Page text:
Stretch a strand of human DNA out to its full length and it’s two meters long. Yet all that material – and the information it carries – gets balled up inside the nucleus of a single human cell.
That’s more than a just remarkable feat of biological origami, explained Erez Lieberman-Aiden in a keynote speech at our GPU Technology Conference.
Lieberman-Aiden, a Harvard fellow at the Harvard Society of Fellows, said that the way this material folds up determines how the information carried on a strand of DNA is expressed. When things go right, it generates skin cells, blood cells, and brain cells; when they don’t, it can generate cancer cells.
It turns out DNA – the very stuff of life itself – is a lot like a block of ramen noodles, Lieberman-Aiden explained. Both uncooked ramen and the DNA inside our cells are folded up into a shape called a fractal globule – a discovery he and his researchers made with the help of NVIDIA’s GPUs.
It’s a shape with some remarkable properties, allowing the human body to make use of this very dense ball of instructions.
“This is a ball of yarn with no knots…,” he said. “So, if there is a gene in there that you want to transcribe, you can pull it out, and when you’re done you can put it back. The genome’s architecture seems optimized to itself be a parallel processor.”
Kind of like a GPU.
That wild cross-disciplinary insight has shaken up the field of genomics – and it’s the kind of thinking that Lieberman-Aiden is known for. A polymath who has made a career out of mixing different disciplines to come up with new insights, Lieberman-Aiden studied math, philosophy and physics as an undergraduate at Princeton; history at Yeshiva University for a master’s degree; and math and bioengineering at Harvard and MIT for his PhDs.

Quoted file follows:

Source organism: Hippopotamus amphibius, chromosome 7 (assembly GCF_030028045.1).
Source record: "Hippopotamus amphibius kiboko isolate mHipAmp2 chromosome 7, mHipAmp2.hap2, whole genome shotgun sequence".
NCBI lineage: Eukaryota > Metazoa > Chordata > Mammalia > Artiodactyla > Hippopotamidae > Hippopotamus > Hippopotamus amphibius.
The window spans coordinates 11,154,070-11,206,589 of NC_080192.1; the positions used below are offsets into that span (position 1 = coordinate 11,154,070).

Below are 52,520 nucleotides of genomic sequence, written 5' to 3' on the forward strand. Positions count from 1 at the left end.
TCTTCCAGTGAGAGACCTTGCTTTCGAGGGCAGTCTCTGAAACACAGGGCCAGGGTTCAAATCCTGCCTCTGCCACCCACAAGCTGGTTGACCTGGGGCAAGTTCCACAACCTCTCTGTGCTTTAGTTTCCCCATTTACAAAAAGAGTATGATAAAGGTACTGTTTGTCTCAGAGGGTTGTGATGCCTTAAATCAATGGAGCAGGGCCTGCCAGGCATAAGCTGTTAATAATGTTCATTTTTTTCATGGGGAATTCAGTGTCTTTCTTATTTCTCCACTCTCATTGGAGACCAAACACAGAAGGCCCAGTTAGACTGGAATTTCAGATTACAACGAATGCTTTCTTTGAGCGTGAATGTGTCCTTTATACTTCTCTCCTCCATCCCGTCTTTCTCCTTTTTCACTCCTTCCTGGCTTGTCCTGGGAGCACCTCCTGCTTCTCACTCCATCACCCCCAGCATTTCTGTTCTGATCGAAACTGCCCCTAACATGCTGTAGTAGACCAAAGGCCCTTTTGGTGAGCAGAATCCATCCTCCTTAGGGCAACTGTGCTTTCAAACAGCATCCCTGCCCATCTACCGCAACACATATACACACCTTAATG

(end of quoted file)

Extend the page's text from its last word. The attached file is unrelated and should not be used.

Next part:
Set to join the Baylor College of Medicine, Lieberman-Aiden has used mathematics and the vast quantities of data to discover how verbs regularize over time. He also launched the field of ‘culturnomics’ – which applies quantitative techniques to tease trends out of the massive amount of text that has been digitized by Google.
That data crunching helped Lieberman-Aiden and his team figure out the shape DNA takes inside the human nucleus. Lieberman-Aiden compares his approach to the way one can tease out relationships among people by looking at photographs on Facebook.
People who appear in the same photographs, more often, likely live near one another, for example. And by looking who appears in the same photographs together – and who does not – one can get insights into relationships among family and coworkers.
Lieberman-Aiden and his team use a similar technique to tease out relationships between chunks of DNA that may seem far apart, when measured along the length of a strand of DNA, but may actually be quite close to one another when bunched up inside a nucleus.
They chop up the human genome into chunks and then freeze the relationships between those chunks to generate hundreds of millions or even billions of snapshots.
Looking at which chunks of DNA appear near other chunks of DNA is what allowed Lieberman-Aiden to identify the unique shape – a fractal globule – that DNA takes within the nucleus of a cell.
The challenge: the human genome – when expressed with the letters C-G-A-T – is over three billion ‘letters’ long. And Lieberman-Aiden’s technique relies on looking at the hundreds of millions, even billions of “snapshots” generated by modern DNA sequencing techniques.
Of course, crunching those numbers simply wouldn’t be possible without GPUs. The matrices used to examine the relationships are simply too big.
“This is a massive computation… it’s completely unsolveable by a CPU in a reasonable amount of time,” Lieberman-Aiden said. No so when using GPUs, however. “On an NVIDIA Telsa GPU it takes about five minutes.”
Funny, that’s just about the amount of time it takes to cook a nice bowl of ramen.